Why aren’t there more robots in homes? This a surprising complex question — and our homes are surprisingly complex places. A big part of the reason autonomous systems are thriving on warehouse and factory floors first is the relative ease of navigating a structured environment. Sure, most systems still require a space be mapped prior to getting to work, but once that’s in place there tends to be little in the way of variation.
Homes, on the other hand, are kind of a nightmare. Not only do they vary dramatically from unit to unit, they’re full of unfriendly obstacles and tend to be fairly dynamic, as furniture is moved around or things are left on the floor. Vacuums are the most prevalent robots in the home, and they’re still being refined after decades on the market.
This week, researchers at MIT CSAIL are showcasing PIGINet (Plans, Images, Goal, and Initial facts), which is designed to bring task and motion planning to home robotic systems. The neural network is designed to help streamline their ability to create plans of action in different environments.
MIT explains PIGINet thusly:
[I]t employs a transformer encoder, a versatile and state-of-the-art model designed to operate on data sequences. The input sequence, in this case, is information about which task plan it is considering, images of the environment, and symbolic encodings of the initial state and the desired goal. The encoder combines the task plans, image, and text to generate a prediction regarding the feasibility of the selected task plan.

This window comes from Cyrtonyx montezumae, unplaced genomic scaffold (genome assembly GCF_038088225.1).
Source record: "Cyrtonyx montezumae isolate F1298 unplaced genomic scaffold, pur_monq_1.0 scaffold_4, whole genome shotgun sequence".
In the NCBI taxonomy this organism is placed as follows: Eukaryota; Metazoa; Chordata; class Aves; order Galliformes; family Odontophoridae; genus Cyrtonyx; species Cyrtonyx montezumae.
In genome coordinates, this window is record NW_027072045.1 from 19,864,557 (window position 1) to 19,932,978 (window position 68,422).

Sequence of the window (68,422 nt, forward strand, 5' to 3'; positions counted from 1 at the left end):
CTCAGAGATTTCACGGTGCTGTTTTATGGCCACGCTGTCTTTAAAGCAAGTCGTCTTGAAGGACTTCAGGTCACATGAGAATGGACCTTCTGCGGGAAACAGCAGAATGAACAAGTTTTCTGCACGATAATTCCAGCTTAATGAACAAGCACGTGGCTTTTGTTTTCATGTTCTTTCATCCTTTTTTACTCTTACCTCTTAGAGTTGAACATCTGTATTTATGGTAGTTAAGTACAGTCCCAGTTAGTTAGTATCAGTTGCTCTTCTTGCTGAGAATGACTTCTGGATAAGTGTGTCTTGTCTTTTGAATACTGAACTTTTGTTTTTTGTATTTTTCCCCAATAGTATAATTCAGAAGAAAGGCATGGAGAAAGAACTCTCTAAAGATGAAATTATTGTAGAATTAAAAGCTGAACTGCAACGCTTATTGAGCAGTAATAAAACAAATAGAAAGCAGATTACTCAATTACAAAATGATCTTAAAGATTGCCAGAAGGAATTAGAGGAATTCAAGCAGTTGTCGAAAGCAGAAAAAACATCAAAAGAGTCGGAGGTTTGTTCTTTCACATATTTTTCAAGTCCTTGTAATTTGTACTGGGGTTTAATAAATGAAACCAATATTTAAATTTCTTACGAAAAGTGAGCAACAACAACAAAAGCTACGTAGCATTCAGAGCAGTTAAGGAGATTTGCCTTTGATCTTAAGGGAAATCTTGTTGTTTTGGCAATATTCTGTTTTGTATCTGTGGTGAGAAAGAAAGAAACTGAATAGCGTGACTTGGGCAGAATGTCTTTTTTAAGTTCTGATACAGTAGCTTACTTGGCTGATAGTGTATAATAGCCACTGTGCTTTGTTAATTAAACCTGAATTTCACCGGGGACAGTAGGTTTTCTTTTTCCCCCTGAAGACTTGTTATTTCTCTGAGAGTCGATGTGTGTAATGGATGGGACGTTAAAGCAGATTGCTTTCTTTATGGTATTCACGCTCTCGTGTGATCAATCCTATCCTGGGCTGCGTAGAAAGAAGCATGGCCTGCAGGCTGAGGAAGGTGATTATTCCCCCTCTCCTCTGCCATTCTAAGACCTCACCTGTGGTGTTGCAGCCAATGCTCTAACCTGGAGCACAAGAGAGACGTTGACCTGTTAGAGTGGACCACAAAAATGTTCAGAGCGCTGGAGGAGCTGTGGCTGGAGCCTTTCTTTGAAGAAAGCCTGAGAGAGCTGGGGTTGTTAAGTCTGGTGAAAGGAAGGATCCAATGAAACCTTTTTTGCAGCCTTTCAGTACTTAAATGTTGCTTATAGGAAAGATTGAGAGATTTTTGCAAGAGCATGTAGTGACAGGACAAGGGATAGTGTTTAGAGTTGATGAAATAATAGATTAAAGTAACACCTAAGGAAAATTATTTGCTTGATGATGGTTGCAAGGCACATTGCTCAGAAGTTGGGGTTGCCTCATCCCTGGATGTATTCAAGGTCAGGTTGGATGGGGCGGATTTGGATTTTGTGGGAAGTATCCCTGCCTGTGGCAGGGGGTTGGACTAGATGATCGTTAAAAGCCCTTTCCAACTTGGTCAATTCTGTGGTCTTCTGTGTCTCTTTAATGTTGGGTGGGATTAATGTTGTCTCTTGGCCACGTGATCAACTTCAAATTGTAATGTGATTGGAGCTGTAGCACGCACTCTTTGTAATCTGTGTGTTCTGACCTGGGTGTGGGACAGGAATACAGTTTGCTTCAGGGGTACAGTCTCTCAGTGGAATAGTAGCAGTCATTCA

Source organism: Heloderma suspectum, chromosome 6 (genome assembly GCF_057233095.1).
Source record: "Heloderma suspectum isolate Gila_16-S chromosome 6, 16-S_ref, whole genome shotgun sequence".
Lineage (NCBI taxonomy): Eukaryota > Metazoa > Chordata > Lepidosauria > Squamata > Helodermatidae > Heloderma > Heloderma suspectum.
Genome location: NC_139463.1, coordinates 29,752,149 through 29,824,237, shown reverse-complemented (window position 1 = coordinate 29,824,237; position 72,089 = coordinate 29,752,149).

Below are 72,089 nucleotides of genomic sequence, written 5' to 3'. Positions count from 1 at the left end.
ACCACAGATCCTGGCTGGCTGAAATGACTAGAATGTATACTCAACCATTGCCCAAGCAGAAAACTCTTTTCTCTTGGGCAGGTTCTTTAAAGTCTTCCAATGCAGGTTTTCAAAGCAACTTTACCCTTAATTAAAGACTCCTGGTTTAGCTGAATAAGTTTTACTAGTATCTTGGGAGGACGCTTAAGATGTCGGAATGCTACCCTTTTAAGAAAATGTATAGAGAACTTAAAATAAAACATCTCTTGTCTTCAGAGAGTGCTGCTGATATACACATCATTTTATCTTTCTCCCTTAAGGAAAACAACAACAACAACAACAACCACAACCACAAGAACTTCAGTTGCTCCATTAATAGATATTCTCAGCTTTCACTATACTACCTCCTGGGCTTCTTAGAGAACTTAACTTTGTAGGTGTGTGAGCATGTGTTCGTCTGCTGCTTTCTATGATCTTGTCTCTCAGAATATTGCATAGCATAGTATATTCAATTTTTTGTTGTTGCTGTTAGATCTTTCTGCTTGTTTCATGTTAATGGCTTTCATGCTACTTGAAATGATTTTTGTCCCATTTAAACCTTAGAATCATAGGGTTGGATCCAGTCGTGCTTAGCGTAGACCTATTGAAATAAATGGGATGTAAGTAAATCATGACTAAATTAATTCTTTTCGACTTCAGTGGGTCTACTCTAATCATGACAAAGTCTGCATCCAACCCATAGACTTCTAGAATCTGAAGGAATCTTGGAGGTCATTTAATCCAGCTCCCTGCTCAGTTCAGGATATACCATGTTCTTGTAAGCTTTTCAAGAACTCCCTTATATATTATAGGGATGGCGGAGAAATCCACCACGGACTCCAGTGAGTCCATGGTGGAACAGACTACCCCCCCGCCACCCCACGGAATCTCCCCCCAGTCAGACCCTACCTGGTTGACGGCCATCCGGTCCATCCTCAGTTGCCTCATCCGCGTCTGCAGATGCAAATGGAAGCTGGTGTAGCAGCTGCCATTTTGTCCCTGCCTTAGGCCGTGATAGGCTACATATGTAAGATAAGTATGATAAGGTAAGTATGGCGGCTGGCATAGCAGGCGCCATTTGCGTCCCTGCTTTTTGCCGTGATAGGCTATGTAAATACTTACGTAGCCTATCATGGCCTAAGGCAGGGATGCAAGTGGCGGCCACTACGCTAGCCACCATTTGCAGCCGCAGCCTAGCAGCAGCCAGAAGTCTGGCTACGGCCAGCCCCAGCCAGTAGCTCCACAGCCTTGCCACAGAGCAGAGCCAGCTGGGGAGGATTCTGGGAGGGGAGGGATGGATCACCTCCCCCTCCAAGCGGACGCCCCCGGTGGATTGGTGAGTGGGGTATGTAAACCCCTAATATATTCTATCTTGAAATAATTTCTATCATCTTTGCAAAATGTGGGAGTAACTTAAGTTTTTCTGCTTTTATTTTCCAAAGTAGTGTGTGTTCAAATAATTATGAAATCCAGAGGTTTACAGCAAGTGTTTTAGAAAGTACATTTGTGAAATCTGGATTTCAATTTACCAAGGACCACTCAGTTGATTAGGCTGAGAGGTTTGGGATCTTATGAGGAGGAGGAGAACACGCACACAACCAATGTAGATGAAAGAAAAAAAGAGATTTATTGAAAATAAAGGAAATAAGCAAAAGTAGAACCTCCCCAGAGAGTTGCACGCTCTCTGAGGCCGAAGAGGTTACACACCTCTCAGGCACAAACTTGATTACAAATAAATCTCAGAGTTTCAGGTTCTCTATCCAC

The system is largely focused on kitchen-based activities at present. It draws on simulated home environments to build plans that require interactions with various different elements of the environment, like counters, cabinets, the fridge, sinks, etc. The researchers say that in simpler scenarios, PIGINet was able to reduce planning time by 80%. For more complex situations, that number was generally around 20-50%.
The team suggests that houses are just the start.
“The practical applications of PIGINet are not confined to households,” says PhD student, Zhutian Yang. “Our future aim is to further refine PIGINet to suggest alternate task plans after identifying infeasible actions, which will further speed up the generation of feasible task plans without the need of big datasets for training a general-purpose planner from scratch. We believe that this could revolutionize the way robots are trained during development and then applied to everyone’s homes.”